Think Equal, Build Smart, Innovate for Change


Museum of Childhood
March 8, 2019

I think the best role models for women are people who are fruitfully and confidently themselves, who bring light into the world — Meryl Streep

This year the UN theme for International Women’s Day is “Think Equal, Build Smart, Innovate for Change.” What better way to celebrate these inspiring statements than by exploring our diverse collection at the V&A, and showing off some of our gems. We’ll also look at a few exciting  projects that are encouraging young girls to strive for a gender-balanced world.

You can be anything!

Last year in honour of International Women’s Day, Barbie launched 17 new dolls that represent real, inspirational women. This line-up included a snowboarder, boxer, chef, journalist, ballerina and designer (to name but a few). This year Barbie is honouring more than 20 “sheroes” across multiple countries. The dolls show a diverse group of women, all with very different stories.  From Frida Kahlo to Gabby Douglas, these toys were made to show girls that they can be anything they want to be, while allowing them to see more opportunities for themselves in the future.

Commando machine gun toy, 1950

Imaginative play is so important and can be used as a means of empowering young girls. In our collection we have a toy machine gun owned by Cheryl St Clair (b. 1945). She was given this toy in about 1950 and it soon became her favourite childhood possession. Cheryl said that she “saw from an early age that boys had it better than girls” and that her “brain was more interested in logic than cooking”. She had guns, a bow and arrow, a box of tools, and enjoyed playing cricket, climbing trees and fighting with boys (or her sister). Cheryl ended up opting out of the ‘traditional’ path for women at that time, choosing to go to university instead. This is an inspiring example of how early childhood experiences can have so much influence on later life.

Women in Science

In 2017 LEGO launched a set of minifigures based on some of NASA’s most celebrated female scientists. The minifigures included Nancy Grace Roman, the creator of the Hubble telescope, Margaret Hamilton, the lead software designer for the Apollo 11 moon landing, Sally Ride, the first American woman in space, and Mae Jemison, the first African-American woman in space. The set was designed to attract girls to STEM (Science, Technology, Engineering and Mathematics) related jobs and to celebrate the historical achievements of women in that field.

The Research Institute LEGO set, 2015

Before the NASA set was launched LEGO produced a set made up of three female scientists: an astronomer, a chemist and a palaeontologist. The Research Institute, as it was called, was acquired by the V&A’s Design, Architecture and Digital Department in 2014. It was proposed by geoscientist Ellen Kooijman through the crowdsourcing platform LEGO Ideas. Kooijman saw that LEGO sets showed “a skewed male/female minifigure ratio and a rather stereotypcial representation of the available female figures”. Like the Women of NASA set, these minifigures were made to empower girls to explore careers in the science and technology industry.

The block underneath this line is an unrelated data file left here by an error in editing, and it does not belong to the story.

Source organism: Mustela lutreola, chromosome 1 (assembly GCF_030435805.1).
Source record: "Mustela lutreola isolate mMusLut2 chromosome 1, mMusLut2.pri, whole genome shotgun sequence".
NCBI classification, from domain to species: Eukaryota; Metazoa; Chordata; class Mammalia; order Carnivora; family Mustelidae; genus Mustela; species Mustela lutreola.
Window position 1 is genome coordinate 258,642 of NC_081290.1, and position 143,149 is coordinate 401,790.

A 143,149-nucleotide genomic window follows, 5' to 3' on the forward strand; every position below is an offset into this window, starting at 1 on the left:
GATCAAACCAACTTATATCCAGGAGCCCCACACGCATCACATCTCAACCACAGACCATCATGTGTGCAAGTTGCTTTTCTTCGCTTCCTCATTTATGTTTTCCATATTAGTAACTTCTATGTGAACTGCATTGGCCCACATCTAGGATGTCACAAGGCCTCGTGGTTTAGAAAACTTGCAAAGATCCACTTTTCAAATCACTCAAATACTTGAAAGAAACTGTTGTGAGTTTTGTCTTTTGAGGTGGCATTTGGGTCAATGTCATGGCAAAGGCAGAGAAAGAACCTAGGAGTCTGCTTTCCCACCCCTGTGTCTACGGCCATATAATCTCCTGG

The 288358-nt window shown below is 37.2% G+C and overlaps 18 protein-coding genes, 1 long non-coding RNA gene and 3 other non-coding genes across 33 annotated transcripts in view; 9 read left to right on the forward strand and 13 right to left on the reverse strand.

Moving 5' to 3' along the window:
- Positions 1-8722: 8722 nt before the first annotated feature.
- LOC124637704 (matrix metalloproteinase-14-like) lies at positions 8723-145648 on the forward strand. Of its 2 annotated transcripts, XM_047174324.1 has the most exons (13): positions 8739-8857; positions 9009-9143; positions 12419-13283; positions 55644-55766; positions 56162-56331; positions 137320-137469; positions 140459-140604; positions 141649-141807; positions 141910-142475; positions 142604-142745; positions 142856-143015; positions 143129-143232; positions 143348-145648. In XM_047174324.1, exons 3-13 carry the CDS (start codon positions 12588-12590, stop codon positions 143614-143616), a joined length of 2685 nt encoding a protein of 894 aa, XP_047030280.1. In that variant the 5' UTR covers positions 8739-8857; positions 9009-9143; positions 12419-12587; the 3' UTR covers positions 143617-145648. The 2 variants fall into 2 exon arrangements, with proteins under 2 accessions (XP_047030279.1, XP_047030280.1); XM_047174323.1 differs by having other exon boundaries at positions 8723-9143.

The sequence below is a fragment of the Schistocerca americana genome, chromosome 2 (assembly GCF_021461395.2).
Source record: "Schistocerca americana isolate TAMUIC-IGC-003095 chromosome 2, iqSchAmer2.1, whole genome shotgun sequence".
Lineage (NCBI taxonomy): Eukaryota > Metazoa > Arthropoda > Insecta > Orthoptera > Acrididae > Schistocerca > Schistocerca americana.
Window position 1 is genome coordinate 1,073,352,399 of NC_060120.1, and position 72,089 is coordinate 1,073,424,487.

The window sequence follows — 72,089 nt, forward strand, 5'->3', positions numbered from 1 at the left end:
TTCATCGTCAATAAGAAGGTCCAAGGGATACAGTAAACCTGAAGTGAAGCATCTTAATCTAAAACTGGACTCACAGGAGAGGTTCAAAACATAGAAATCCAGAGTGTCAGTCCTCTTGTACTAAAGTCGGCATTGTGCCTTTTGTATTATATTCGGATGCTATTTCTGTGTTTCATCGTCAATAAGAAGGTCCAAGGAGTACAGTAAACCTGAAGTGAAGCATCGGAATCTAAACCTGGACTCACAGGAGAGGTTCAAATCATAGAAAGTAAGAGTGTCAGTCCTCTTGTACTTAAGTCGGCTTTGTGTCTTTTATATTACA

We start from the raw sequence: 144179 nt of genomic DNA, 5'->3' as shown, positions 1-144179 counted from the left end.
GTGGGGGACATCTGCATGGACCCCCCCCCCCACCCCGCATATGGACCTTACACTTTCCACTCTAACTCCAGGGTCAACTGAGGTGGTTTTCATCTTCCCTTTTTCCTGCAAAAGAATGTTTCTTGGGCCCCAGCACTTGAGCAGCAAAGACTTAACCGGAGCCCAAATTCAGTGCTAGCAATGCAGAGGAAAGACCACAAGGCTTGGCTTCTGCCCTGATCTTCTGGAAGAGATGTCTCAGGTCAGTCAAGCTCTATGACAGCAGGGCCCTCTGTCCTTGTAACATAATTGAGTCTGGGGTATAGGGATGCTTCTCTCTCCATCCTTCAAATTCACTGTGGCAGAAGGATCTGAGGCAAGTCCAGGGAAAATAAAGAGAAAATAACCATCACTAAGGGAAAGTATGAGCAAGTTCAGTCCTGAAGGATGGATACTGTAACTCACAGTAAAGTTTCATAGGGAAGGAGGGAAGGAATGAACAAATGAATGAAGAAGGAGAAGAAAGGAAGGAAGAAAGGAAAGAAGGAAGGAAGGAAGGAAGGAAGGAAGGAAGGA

Rebel Girls!

The hope is that women then become their own heroes – Elena Favilli

Published in 2016, Goodnight Stories for Rebel Girls tells the stories of 100 extraordinary women, illustrated by 60 female artists from around the world. From Julia Child to Michelle Obama, each woman is given a short story, told like a fairy-tale, and provides a quick look into her life. Like the Barbie Role Model series, this book was made to help girls believe they can achieve anything. Author, Elena Favilli, went on to say that “we want to show young girls that they can be anything they want to. That they too can have great ambitions”.

Child’s pirate fancy dress costume, 1920 – 1939

The ambition of wanting to be different and rebellious is what made these women extraordinary.  One of the ways girls have been able to explore being rebellious is through imaginative play and dressing up.  Fancy dress allows you to be whatever or whoever you want to be, without boundaries. This fancy dress pirate costume was owned by a family with seven girls, and was most likely worn by some or all of them. Even as early as the 1920s young women were exploring their rebellious side, just like their male counterparts.

These are just three empowering objects from our amazing collection, and there are many more to be told. Happy International Women’s Day!

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